woman you know how she feels about her body—no matter what her weight, and get
ready for an earful. Odds are, she'll launch into a laundry list of what she
doesn't like about her looks. For some the big problem is the tummy pooch from
her second pregnancy. They say it's been
two years and the bulge still don’t go
away. "My belly is so embarrassing,It makes me feel sloppy and
uncomfortable with myself." Sometimes they rather just stay home in baggy sweats than go
out. And their self-consciousness is also taking a toll in the bedroom.
"It's very hard for me to feel at ease getting intimate with my husband
because of how I look," they admit.
Whether it's occasional or
constant, nearly every woman struggles with the way she feels about her body. A
Cornell University study found that 87% of normal-weight women wish they were a
size smaller. The vast majority of women have what's callednormative discontent—dissatisfaction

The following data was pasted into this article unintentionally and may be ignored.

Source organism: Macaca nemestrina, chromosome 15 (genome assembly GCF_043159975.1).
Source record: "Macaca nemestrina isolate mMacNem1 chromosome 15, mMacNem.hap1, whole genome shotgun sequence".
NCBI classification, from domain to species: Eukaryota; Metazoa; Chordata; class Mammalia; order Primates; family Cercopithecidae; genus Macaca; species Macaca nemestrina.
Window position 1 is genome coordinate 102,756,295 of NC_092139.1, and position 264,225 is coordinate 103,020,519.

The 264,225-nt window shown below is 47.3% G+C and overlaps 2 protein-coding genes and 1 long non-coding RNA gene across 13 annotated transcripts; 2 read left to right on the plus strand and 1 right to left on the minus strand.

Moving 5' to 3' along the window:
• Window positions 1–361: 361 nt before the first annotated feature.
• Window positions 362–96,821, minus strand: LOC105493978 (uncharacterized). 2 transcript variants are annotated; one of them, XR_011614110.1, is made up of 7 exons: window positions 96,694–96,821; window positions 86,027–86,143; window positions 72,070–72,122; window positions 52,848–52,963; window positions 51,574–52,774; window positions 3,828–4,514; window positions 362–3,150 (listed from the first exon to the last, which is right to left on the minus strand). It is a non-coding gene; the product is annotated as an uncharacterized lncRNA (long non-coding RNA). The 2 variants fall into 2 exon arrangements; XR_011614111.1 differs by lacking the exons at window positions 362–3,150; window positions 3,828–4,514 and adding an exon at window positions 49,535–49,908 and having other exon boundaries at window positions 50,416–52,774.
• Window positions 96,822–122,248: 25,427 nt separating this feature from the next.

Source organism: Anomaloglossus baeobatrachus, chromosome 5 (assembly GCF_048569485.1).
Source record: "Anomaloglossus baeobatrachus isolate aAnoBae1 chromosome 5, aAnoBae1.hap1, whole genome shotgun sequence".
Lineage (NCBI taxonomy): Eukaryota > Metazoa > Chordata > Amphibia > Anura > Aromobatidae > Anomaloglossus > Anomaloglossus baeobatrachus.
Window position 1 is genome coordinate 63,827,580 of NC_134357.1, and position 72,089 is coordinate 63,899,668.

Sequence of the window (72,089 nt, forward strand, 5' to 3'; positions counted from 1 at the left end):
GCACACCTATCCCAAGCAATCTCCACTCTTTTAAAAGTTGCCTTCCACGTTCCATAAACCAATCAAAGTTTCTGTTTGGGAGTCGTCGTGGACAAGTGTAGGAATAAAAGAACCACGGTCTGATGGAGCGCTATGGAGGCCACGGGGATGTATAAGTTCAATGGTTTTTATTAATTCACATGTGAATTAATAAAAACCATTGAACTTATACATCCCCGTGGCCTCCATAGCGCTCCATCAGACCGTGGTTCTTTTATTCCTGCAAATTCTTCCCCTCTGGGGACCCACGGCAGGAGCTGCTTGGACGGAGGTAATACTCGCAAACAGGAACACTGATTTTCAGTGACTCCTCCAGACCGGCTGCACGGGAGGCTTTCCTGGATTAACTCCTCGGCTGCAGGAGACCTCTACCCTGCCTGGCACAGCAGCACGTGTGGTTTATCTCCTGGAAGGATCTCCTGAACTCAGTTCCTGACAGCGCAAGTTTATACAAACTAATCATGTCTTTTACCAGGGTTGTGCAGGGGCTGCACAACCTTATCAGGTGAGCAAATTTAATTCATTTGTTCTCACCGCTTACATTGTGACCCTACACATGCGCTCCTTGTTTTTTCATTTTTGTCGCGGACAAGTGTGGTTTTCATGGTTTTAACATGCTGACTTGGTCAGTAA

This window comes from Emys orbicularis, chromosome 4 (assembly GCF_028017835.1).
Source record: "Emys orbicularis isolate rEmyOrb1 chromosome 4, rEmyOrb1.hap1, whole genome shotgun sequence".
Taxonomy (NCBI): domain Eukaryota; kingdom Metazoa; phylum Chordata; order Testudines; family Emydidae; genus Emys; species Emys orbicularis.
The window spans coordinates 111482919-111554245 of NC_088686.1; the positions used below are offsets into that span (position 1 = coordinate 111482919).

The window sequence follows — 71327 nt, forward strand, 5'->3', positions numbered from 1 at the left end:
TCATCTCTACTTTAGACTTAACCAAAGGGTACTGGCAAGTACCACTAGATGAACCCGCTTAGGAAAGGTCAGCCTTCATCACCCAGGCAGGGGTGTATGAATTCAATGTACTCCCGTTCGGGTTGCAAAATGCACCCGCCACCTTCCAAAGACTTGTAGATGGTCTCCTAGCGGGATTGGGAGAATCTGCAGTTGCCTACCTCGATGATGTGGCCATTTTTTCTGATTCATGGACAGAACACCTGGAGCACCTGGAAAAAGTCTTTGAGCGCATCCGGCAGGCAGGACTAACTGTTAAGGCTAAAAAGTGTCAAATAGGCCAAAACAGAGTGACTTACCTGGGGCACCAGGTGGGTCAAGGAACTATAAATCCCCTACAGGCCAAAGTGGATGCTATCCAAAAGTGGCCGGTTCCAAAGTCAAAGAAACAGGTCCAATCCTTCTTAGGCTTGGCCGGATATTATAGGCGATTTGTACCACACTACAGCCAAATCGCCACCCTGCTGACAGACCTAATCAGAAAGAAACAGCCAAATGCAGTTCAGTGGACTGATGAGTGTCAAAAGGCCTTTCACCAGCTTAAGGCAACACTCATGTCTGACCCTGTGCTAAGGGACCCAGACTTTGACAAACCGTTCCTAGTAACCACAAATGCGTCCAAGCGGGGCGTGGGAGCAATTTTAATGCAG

with the size and or shape of their
bodies, even if it's just a wish for flatter abs or a rounder butt.
In fact, tummy, hips and thighs
top our most-hated list—and that's true whether we're 25 or 65, according to
research published in the journalThe New School Psychology
is on that list of dislikes? Everything from the bump on your nose to your size
thing all these complaints have in common: They can do a real number on your
self-esteem. When you hate such an integral part of who you are, it can have a
profound effect on your confidence, even leading to depression and eating
disorders. In effect, you start to believe what you think you see in the mirror.
You begin to like yourself less, which makes you feel uncomfortable in social
situations, ill at ease sexually and a lot less assertive.